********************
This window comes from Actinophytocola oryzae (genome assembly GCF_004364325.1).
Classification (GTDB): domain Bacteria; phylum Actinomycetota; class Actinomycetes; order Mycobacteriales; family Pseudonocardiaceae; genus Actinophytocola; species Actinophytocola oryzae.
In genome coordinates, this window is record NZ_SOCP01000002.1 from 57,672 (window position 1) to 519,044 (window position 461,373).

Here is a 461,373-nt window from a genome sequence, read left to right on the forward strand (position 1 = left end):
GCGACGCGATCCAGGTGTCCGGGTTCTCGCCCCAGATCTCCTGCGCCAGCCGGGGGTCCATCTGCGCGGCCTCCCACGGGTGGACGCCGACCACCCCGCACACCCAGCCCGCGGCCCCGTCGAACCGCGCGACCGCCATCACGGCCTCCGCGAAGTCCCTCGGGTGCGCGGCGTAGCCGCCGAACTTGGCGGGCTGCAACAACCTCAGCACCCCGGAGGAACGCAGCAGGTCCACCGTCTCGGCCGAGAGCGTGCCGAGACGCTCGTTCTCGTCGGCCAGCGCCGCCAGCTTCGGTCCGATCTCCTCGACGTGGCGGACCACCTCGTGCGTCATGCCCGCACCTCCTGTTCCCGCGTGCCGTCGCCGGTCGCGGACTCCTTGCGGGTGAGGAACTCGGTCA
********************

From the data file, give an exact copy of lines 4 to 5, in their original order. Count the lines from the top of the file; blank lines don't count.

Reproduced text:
Here is a 461,373-nt window from a genome sequence, read left to right on the forward strand (position 1 = left end):
GCGACGCGATCCAGGTGTCCGGGTTCTCGCCCCAGATCTCCTGCGCCAGCCGGGGGTCCATCTGCGCGGCCTCCCACGGGTGGACGCCGACCACCCCGCACACCCAGCCCGCGGCCCCGTCGAACCGCGCGACCGCCATCACGGCCTCCGCGAAGTCCCTCGGGTGCGCGGCGTAGCCGCCGAACTTGGCGGGCTGCAACAACCTCAGCACCCCGGAGGAACGCAGCAGGTCCACCGTCTCGGCCGAGAGCGTGCCGAGACGCTCGTTCTCGTCGGCCAGCGCCGCCAGCTTCGGTCCGATCTCCTCGACGTGGCGGACCACCTCGTGCGTCATGCCCGCACCTCCTGTTCCCGCGTGCCGTCGCCGGTCGCGGACTCCTTGCGGGTGAGGAACTCGGTCA